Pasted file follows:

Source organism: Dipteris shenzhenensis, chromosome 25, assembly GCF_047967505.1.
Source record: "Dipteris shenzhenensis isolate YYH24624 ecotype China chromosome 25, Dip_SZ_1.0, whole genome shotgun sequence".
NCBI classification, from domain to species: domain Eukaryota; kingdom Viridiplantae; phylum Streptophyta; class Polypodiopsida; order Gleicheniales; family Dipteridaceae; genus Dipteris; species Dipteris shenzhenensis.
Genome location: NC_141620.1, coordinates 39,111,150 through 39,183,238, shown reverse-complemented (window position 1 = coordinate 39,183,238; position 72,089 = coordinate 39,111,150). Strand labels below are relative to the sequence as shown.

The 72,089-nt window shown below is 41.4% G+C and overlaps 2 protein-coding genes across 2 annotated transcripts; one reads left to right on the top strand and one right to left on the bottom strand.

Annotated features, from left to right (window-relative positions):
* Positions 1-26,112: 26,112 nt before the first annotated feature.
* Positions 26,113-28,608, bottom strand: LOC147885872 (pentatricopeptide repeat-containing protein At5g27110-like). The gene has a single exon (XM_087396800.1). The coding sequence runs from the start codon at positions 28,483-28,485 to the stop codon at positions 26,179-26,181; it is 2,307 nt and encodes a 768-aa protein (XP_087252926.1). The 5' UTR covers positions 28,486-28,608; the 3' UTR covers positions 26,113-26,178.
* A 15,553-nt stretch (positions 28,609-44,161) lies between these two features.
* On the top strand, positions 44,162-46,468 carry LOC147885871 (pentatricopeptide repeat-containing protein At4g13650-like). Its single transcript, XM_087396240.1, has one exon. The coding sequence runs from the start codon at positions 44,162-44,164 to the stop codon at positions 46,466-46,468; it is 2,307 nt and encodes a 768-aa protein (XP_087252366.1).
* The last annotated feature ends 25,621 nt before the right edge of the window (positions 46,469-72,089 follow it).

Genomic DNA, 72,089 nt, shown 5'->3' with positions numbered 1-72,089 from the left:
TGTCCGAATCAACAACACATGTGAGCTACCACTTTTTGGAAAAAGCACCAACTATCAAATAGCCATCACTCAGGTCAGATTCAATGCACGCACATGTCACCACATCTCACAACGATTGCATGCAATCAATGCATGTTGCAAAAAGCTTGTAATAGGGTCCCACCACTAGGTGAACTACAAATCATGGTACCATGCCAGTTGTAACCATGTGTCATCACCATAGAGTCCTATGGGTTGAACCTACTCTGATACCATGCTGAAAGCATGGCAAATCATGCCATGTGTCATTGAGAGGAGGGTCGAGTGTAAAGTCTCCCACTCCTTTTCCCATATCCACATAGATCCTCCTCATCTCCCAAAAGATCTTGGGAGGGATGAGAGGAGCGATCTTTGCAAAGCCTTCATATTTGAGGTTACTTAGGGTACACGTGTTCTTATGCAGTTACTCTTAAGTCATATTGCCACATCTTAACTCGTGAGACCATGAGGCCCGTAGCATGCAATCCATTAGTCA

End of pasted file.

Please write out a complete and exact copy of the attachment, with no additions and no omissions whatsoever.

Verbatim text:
Source organism: Dipteris shenzhenensis, chromosome 25, assembly GCF_047967505.1.
Source record: "Dipteris shenzhenensis isolate YYH24624 ecotype China chromosome 25, Dip_SZ_1.0, whole genome shotgun sequence".
NCBI classification, from domain to species: domain Eukaryota; kingdom Viridiplantae; phylum Streptophyta; class Polypodiopsida; order Gleicheniales; family Dipteridaceae; genus Dipteris; species Dipteris shenzhenensis.
Genome location: NC_141620.1, coordinates 39,111,150 through 39,183,238, shown reverse-complemented (window position 1 = coordinate 39,183,238; position 72,089 = coordinate 39,111,150). Strand labels below are relative to the sequence as shown.

The 72,089-nt window shown below is 41.4% G+C and overlaps 2 protein-coding genes across 2 annotated transcripts; one reads left to right on the top strand and one right to left on the bottom strand.

Annotated features, from left to right (window-relative positions):
* Positions 1-26,112: 26,112 nt before the first annotated feature.
* Positions 26,113-28,608, bottom strand: LOC147885872 (pentatricopeptide repeat-containing protein At5g27110-like). The gene has a single exon (XM_087396800.1). The coding sequence runs from the start codon at positions 28,483-28,485 to the stop codon at positions 26,179-26,181; it is 2,307 nt and encodes a 768-aa protein (XP_087252926.1). The 5' UTR covers positions 28,486-28,608; the 3' UTR covers positions 26,113-26,178.
* A 15,553-nt stretch (positions 28,609-44,161) lies between these two features.
* On the top strand, positions 44,162-46,468 carry LOC147885871 (pentatricopeptide repeat-containing protein At4g13650-like). Its single transcript, XM_087396240.1, has one exon. The coding sequence runs from the start codon at positions 44,162-44,164 to the stop codon at positions 46,466-46,468; it is 2,307 nt and encodes a 768-aa protein (XP_087252366.1).
* The last annotated feature ends 25,621 nt before the right edge of the window (positions 46,469-72,089 follow it).

Genomic DNA, 72,089 nt, shown 5'->3' with positions numbered 1-72,089 from the left:
TGTCCGAATCAACAACACATGTGAGCTACCACTTTTTGGAAAAAGCACCAACTATCAAATAGCCATCACTCAGGTCAGATTCAATGCACGCACATGTCACCACATCTCACAACGATTGCATGCAATCAATGCATGTTGCAAAAAGCTTGTAATAGGGTCCCACCACTAGGTGAACTACAAATCATGGTACCATGCCAGTTGTAACCATGTGTCATCACCATAGAGTCCTATGGGTTGAACCTACTCTGATACCATGCTGAAAGCATGGCAAATCATGCCATGTGTCATTGAGAGGAGGGTCGAGTGTAAAGTCTCCCACTCCTTTTCCCATATCCACATAGATCCTCCTCATCTCCCAAAAGATCTTGGGAGGGATGAGAGGAGCGATCTTTGCAAAGCCTTCATATTTGAGGTTACTTAGGGTACACGTGTTCTTATGCAGTTACTCTTAAGTCATATTGCCACATCTTAACTCGTGAGACCATGAGGCCCGTAGCATGCAATCCATTAGTCA